Hiring freeze faces first challengeSheriff requests to fill two vacancies in county department WORTHINGTON — One week after Nobles County Commissioners enacted a hiring freeze in all county departments, excluding essential employees, Sheriff Kent Wilkening brought forth two requests to replace positions during Tuesday morning’s board meeting.
By: Julie Buntjer, Worthington Daily Globe
WORTHINGTON — One week after Nobles County Commissioners enacted a hiring freeze in all county departments, excluding essential employees, Sheriff Kent Wilkening brought forth two requests to replace positions during Tuesday morning’s board meeting.
Wilkening is hoping to fill a night sergeant position in the sheriff’s office that was vacated due to a retirement, and a full-time jailer post also recently vacated.
Board chairman Marv Zylstra reminded Wilkening of the county-wide hiring freeze, but Wilkening — armed with the state statute clarifying what constitutes an essential employee — said the sergeant’s position is needed.
“You’re going to open up the county to more liability and lawsuits,” Wilkening said. “I’m the sheriff. I’m trying to cut this liability down by having a night sergeant.”
Wilkening said while he has “very capable deputies,” he has a young crew and needs someone to supervise and give direction as needed. The night sergeant position was created six years ago to do just that.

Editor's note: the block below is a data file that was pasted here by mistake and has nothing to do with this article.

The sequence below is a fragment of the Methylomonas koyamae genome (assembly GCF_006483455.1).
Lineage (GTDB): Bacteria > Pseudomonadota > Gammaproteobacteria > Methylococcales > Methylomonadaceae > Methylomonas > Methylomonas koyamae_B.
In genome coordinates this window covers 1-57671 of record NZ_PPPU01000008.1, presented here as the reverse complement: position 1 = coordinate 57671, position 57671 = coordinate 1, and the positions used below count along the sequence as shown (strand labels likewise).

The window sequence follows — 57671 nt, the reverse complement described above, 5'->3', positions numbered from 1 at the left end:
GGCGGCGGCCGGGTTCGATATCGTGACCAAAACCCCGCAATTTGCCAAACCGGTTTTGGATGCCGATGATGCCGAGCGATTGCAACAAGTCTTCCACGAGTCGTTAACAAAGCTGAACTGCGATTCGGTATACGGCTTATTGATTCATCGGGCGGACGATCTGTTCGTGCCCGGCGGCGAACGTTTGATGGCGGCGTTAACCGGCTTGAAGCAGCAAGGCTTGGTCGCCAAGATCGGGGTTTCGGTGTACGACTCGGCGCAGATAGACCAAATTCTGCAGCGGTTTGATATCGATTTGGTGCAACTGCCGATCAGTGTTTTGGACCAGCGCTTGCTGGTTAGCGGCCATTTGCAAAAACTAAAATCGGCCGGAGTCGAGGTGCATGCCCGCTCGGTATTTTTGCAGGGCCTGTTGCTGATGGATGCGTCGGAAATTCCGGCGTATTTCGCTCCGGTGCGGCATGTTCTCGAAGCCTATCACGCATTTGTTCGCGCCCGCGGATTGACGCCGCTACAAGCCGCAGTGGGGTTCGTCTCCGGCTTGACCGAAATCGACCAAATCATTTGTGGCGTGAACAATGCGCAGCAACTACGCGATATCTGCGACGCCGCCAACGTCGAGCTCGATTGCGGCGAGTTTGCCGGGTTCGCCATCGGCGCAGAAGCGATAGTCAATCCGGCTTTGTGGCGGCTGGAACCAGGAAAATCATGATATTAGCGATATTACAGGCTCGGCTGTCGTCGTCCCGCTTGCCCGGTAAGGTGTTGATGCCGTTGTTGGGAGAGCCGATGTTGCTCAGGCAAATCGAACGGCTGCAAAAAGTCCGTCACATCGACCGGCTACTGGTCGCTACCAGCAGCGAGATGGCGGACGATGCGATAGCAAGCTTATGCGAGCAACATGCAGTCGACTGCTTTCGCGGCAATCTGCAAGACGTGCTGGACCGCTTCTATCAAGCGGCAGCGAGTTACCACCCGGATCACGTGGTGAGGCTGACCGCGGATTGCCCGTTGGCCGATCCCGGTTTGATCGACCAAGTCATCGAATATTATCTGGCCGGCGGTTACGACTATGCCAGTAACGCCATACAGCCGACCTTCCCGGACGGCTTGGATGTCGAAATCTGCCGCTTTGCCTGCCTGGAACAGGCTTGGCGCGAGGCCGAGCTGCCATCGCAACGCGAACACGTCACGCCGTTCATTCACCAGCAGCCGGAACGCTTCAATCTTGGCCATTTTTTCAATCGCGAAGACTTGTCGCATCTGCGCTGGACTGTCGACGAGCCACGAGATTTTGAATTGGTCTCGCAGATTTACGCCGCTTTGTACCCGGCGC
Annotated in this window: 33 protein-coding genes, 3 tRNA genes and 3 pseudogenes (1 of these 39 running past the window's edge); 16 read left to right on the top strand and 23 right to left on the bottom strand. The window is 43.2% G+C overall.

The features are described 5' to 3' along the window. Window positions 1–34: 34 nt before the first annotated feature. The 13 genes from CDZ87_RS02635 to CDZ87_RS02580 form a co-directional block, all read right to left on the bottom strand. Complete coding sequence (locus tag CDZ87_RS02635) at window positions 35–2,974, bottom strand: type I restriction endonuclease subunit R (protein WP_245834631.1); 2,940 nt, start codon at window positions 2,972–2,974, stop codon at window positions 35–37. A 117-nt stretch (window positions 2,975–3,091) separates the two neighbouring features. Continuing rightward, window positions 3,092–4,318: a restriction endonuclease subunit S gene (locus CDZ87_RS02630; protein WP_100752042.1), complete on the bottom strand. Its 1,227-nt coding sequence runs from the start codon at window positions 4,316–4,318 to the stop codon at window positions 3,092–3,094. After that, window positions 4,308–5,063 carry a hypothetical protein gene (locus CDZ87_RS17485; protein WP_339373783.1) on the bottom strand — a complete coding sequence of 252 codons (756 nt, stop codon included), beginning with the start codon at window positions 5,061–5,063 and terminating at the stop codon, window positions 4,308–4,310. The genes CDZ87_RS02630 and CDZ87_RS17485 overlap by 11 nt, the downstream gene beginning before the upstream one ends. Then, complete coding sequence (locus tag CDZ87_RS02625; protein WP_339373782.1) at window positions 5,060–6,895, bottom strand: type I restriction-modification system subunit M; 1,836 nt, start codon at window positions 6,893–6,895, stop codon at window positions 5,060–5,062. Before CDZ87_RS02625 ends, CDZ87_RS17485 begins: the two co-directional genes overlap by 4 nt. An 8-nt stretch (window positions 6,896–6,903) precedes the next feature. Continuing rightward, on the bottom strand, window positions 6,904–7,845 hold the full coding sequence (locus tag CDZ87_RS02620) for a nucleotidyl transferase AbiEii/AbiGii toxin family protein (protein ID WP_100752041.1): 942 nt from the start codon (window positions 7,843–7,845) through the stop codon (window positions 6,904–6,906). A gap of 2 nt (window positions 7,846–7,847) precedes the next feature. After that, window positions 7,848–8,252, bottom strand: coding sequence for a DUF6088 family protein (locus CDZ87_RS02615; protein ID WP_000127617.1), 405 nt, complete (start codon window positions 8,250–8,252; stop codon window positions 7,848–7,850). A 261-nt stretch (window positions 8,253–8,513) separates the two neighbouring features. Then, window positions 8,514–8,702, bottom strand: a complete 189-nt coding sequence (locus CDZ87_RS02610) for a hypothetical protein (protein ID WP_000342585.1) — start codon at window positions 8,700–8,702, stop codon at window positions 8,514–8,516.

“Six years ago we didn’t have a sergeant, and we probably weren’t in the financial position we are now,” replied Commissioner Diane Thier.
Commissioner Vern Leistico asked if Wilkening planned to fill the position from within, or if he would look outside the county. Wilkening replied he would do both and then choose the best candidate for the job. If that meant hiring from within, he assured the board he would be coming back with a new request to fill the position that person vacated.
“I wouldn’t have any problem moving a deputy into a sergeant, but I would have a problem replacing a deputy because that would go against our hiring freeze,” Leistico said.
Zylstra said the county doesn’t want to cut positions, but it faces challenges in balancing the budget. Wilkening replied that the governor has said that public safety should be the last thing to look at when determining where cuts can be made.
“In this case, (public safety) is the first thing to be looked at,” Wilkening said. “You knew for a long time that this budget stuff was coming up, because you’ve been hearing it and hearing it. I’m asking you to let me hire this supervisor.”
“A freeze is a freeze,” Thier then said.
Zylstra also said while state statute addresses essential employees, it doesn’t say how many a county has to have.
Ultimately, the board moved to table the discussion at the request of Wilkening. The reason given was to allow the two commissioners absent from Tuesday’s meeting — Gene Foth and David Benson — an opportunity to weigh in on the issue before the county board voted on the matter.
“If we had all five of us here, it still may go down the tube,” Leistico said. “I would just as soon wait until the other two are here.”
The same reason was given for tabling the vacant jailer position. Wilkening said that position is mandated by the state.